Talking to a passenger or adjusting the radio may seem insignificant, but these actions take attention away from the primary task of operating a vehicle. Any distractions, whether for a minute or just a few seconds, can endanger the lives of the driver, his or her passengers, other drivers and even bystanders.

There are three main types of driving distractions:

  • Visual: Taking your eyes off the road ahead
  • Physical: Taking one or more hands off the steering wheel to perform another task (e.g., reaching, eating, drinking, dialing a phone)
  • Cognitive: Taking your mind off the task of driving

Most people understand that taking their eyes off the road can lead to a crash, but many underestimate the danger of cognitive distraction. Also, what we might think of as multitasking is really our minds switching back and forth between complex problems very quickly, an activity commonly referred to as toggling. Unfortunately, even the speediest toggler can still suffer from inattention blindness while driving because his or her brain is not entirely focused on the road. 

Some examples of common distractions

  • Texting or talking on a cell phone
  • Eating and drinking
  • Conversations with passengers
  • Grooming
  • Reading, including maps
  • Using an electronic navigation system
  • Adjusting an entertainment console or device

Steps you can take to help promote driving safety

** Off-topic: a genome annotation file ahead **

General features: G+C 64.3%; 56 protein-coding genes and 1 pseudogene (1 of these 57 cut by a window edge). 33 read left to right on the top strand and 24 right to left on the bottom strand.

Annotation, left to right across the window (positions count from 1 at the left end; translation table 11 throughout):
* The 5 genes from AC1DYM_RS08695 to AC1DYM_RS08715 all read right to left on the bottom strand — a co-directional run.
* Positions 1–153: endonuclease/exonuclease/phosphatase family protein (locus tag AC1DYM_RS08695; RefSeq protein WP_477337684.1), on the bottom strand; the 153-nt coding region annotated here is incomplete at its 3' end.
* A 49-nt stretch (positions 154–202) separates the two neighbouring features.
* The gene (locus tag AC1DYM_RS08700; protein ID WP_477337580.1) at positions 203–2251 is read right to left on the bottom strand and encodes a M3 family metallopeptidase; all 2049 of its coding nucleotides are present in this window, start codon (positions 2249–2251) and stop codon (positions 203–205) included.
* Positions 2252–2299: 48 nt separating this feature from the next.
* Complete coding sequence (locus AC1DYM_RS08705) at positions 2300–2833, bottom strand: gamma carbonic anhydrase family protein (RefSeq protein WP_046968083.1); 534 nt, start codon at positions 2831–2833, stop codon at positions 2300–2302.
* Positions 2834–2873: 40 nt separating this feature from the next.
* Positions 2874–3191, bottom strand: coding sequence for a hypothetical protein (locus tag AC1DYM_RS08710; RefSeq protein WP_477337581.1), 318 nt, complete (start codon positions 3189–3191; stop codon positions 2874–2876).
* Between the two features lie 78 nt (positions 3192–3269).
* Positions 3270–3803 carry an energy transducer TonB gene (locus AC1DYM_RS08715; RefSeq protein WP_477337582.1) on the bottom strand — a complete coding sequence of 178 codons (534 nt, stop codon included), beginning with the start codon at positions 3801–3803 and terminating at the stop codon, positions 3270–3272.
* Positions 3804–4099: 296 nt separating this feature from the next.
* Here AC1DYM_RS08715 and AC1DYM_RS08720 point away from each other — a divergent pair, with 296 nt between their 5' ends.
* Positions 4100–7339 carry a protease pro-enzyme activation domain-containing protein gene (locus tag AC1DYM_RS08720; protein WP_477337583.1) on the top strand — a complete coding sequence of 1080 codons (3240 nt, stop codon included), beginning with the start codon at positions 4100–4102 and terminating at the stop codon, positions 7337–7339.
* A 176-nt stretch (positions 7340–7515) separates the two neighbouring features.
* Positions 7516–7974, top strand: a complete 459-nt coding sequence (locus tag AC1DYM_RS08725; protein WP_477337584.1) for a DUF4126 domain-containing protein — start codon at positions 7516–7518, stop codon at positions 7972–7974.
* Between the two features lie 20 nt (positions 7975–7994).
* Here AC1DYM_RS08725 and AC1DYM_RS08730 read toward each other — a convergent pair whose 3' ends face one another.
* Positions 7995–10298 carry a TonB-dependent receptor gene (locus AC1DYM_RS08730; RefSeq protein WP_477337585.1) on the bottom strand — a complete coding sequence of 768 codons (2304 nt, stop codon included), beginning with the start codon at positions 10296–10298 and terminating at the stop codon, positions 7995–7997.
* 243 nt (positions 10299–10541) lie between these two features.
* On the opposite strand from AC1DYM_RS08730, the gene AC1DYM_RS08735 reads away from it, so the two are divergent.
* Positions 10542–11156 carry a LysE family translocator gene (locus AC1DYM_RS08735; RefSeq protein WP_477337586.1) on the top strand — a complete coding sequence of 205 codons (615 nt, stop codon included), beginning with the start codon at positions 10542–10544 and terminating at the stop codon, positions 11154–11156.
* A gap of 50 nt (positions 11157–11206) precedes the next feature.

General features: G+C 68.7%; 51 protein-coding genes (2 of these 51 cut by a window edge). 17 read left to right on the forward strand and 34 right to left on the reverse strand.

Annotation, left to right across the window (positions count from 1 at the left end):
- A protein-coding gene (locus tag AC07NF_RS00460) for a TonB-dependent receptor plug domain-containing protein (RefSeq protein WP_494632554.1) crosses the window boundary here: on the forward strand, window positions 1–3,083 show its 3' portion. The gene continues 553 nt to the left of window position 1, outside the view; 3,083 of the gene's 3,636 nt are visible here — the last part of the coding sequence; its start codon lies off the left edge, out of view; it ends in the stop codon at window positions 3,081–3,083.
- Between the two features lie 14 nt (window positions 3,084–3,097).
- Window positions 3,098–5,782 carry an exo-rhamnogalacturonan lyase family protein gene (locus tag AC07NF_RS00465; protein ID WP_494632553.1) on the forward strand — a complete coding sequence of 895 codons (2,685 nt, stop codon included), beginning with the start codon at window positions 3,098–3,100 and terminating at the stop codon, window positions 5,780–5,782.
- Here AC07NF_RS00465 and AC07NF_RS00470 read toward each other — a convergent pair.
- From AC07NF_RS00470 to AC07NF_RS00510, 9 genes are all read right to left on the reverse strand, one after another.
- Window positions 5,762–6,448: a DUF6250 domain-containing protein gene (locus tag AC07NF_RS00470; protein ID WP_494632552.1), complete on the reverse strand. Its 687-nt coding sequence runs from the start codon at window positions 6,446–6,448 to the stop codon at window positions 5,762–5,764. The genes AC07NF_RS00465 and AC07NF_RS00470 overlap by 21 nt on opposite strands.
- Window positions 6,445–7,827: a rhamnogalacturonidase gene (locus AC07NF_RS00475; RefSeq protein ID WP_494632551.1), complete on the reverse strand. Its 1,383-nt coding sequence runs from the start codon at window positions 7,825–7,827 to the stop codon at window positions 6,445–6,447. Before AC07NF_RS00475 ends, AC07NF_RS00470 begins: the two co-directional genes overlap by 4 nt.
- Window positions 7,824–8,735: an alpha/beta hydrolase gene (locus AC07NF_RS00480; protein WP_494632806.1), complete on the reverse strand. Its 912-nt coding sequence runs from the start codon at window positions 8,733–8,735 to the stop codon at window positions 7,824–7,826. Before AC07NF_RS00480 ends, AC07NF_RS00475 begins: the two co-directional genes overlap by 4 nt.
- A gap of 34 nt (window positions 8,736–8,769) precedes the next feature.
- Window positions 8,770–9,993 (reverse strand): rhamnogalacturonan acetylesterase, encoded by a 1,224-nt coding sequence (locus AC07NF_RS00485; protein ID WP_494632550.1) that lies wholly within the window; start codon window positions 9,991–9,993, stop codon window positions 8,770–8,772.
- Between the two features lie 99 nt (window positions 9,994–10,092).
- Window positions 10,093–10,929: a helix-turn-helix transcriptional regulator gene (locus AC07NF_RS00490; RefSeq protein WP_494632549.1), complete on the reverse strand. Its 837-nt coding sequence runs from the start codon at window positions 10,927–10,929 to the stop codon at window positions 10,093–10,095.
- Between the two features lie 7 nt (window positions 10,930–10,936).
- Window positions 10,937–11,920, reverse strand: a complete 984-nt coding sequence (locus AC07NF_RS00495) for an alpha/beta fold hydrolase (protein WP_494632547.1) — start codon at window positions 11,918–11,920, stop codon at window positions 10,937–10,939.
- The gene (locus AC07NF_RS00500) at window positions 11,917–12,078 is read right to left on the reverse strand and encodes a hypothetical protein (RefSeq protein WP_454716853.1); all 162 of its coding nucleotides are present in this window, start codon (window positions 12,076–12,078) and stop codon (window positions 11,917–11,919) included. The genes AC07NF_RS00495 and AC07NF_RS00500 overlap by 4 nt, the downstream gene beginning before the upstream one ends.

In an ideal world, you would eliminate distractions that divert drivers’ attention from the road. Since that is not practical, consider these tips for your business:

  • Include guidance on avoiding distracted driving in your company’s driver’s handbook.
  • Ask employees to sign a pledge form, committing to safe and courteous driving.
  • Remind managers and supervisors not to call employees when they are driving.
  • Monitor individual operators’ performance using telematics, How’s My Driving? programs, or in-cabin cameras.
  • Use devices or apps that lock down phones and tablets while in motion (some cellular providers offer free apps for automated responses).
  • Encourage drivers to find a safe spot away from traffic if they need to make a call.
  • Take appropriate actions to address drivers who violate safe-driving policies.
  • Educate drivers on lifestyle adjustments, including proper nutrition, sleep environment, fitness, weight management, and avoiding excessive caffeine, nicotine, and alcohol.


1. Driver Electronic Device Users in 2022, National Highway Traffic Safety Administration. 2022.,typical%20daylight%20moment%20in%202022.

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